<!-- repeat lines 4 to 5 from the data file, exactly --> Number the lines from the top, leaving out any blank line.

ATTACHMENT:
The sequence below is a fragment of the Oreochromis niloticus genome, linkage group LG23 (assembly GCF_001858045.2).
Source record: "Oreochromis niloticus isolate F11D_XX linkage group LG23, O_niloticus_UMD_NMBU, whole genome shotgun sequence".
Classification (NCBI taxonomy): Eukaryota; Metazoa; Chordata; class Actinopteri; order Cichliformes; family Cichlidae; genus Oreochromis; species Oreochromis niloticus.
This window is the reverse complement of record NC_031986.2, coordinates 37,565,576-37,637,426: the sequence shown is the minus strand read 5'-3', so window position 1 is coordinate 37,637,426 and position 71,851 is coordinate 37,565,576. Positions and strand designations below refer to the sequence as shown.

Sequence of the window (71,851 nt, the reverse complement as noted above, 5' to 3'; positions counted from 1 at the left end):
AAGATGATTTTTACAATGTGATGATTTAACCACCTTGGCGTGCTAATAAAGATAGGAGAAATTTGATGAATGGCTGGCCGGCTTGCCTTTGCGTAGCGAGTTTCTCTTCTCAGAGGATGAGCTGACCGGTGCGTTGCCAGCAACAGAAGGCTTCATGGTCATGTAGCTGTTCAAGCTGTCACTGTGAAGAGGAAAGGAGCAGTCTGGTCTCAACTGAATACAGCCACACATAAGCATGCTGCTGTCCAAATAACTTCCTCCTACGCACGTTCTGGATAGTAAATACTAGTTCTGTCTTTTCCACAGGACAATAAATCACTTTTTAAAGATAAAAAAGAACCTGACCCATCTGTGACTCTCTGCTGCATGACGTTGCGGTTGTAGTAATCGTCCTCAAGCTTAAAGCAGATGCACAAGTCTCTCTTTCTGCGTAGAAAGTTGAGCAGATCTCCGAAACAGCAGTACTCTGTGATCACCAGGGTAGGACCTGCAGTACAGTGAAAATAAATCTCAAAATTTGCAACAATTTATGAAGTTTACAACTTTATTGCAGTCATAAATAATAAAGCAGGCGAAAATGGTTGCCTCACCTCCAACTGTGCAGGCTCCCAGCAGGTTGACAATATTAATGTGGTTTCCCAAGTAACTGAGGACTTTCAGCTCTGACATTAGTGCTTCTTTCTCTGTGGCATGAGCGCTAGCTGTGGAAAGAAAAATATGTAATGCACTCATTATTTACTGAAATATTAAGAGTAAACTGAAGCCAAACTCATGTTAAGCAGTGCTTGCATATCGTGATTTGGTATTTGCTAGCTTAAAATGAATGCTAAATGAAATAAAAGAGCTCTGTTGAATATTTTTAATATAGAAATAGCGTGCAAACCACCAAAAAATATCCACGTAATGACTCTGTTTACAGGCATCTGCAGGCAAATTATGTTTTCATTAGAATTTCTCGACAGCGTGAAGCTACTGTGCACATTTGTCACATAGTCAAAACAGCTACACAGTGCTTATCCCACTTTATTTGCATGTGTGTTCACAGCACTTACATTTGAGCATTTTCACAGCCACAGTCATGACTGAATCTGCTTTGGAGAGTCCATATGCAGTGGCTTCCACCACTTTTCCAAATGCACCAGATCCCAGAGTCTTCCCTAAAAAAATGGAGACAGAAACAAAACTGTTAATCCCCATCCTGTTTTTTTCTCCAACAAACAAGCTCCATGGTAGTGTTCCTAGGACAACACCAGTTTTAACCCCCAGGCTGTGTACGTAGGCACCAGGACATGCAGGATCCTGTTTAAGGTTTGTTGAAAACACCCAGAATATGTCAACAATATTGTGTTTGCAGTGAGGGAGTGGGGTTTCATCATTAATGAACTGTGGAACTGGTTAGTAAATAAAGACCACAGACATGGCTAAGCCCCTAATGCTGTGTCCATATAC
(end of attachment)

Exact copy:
This window is the reverse complement of record NC_031986.2, coordinates 37,565,576-37,637,426: the sequence shown is the minus strand read 5'-3', so window position 1 is coordinate 37,637,426 and position 71,851 is coordinate 37,565,576. Positions and strand designations below refer to the sequence as shown.

Sequence of the window (71,851 nt, the reverse complement as noted above, 5' to 3'; positions counted from 1 at the left end):